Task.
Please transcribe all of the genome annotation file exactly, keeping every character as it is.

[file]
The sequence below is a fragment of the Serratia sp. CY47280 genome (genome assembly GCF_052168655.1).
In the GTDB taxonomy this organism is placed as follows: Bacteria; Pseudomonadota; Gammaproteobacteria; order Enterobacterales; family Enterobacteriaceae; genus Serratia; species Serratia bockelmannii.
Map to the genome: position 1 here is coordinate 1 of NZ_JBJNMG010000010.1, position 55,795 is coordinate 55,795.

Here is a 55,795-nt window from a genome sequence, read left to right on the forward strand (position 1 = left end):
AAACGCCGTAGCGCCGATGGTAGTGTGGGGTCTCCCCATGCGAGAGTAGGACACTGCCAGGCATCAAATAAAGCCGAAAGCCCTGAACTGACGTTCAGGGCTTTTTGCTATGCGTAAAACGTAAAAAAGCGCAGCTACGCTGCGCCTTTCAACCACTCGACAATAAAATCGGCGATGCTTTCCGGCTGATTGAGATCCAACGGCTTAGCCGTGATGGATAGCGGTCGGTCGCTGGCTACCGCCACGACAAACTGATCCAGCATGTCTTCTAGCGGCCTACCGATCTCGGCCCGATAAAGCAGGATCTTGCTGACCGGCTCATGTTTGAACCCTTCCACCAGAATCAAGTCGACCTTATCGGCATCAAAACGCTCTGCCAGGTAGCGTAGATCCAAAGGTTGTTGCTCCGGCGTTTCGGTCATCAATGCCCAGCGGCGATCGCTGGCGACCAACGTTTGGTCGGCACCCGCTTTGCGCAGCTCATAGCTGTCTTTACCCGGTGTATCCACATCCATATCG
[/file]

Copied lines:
The sequence below is a fragment of the Serratia sp. CY47280 genome (genome assembly GCF_052168655.1).
In the GTDB taxonomy this organism is placed as follows: Bacteria; Pseudomonadota; Gammaproteobacteria; order Enterobacterales; family Enterobacteriaceae; genus Serratia; species Serratia bockelmannii.
Map to the genome: position 1 here is coordinate 1 of NZ_JBJNMG010000010.1, position 55,795 is coordinate 55,795.

Here is a 55,795-nt window from a genome sequence, read left to right on the forward strand (position 1 = left end):
AAACGCCGTAGCGCCGATGGTAGTGTGGGGTCTCCCCATGCGAGAGTAGGACACTGCCAGGCATCAAATAAAGCCGAAAGCCCTGAACTGACGTTCAGGGCTTTTTGCTATGCGTAAAACGTAAAAAAGCGCAGCTACGCTGCGCCTTTCAACCACTCGACAATAAAATCGGCGATGCTTTCCGGCTGATTGAGATCCAACGGCTTAGCCGTGATGGATAGCGGTCGGTCGCTGGCTACCGCCACGACAAACTGATCCAGCATGTCTTCTAGCGGCCTACCGATCTCGGCCCGATAAAGCAGGATCTTGCTGACCGGCTCATGTTTGAACCCTTCCACCAGAATCAAGTCGACCTTATCGGCATCAAAACGCTCTGCCAGGTAGCGTAGATCCAAAGGTTGTTGCTCCGGCGTTTCGGTCATCAATGCCCAGCGGCGATCGCTGGCGACCAACGTTTGGTCGGCACCCGCTTTGCGCAGCTCATAGCTGTCTTTACCCGGTGTATCCACATCCATATCG